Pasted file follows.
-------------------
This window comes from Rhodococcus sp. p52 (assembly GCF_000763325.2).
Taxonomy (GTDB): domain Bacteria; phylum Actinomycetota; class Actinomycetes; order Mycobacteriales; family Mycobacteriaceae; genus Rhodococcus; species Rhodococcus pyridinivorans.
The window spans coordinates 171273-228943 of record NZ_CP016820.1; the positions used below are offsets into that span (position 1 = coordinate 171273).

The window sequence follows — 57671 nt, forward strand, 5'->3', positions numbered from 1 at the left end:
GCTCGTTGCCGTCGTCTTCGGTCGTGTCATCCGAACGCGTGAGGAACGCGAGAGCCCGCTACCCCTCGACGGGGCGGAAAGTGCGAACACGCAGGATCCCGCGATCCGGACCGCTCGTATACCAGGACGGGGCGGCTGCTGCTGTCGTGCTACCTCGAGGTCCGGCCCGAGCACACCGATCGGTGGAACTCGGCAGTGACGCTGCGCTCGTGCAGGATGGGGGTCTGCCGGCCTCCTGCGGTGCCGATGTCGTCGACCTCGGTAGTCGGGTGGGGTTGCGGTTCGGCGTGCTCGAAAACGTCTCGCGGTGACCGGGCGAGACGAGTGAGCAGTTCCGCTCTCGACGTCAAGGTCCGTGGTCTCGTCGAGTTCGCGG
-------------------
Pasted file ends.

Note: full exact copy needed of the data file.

This window comes from Rhodococcus sp. p52 (assembly GCF_000763325.2).
Taxonomy (GTDB): domain Bacteria; phylum Actinomycetota; class Actinomycetes; order Mycobacteriales; family Mycobacteriaceae; genus Rhodococcus; species Rhodococcus pyridinivorans.
The window spans coordinates 171273-228943 of record NZ_CP016820.1; the positions used below are offsets into that span (position 1 = coordinate 171273).

The window sequence follows — 57671 nt, forward strand, 5'->3', positions numbered from 1 at the left end:
GCTCGTTGCCGTCGTCTTCGGTCGTGTCATCCGAACGCGTGAGGAACGCGAGAGCCCGCTACCCCTCGACGGGGCGGAAAGTGCGAACACGCAGGATCCCGCGATCCGGACCGCTCGTATACCAGGACGGGGCGGCTGCTGCTGTCGTGCTACCTCGAGGTCCGGCCCGAGCACACCGATCGGTGGAACTCGGCAGTGACGCTGCGCTCGTGCAGGATGGGGGTCTGCCGGCCTCCTGCGGTGCCGATGTCGTCGACCTCGGTAGTCGGGTGGGGTTGCGGTTCGGCGTGCTCGAAAACGTCTCGCGGTGACCGGGCGAGACGAGTGAGCAGTTCCGCTCTCGACGTCAAGGTCCGTGGTCTCGTCGAGTTCGCGG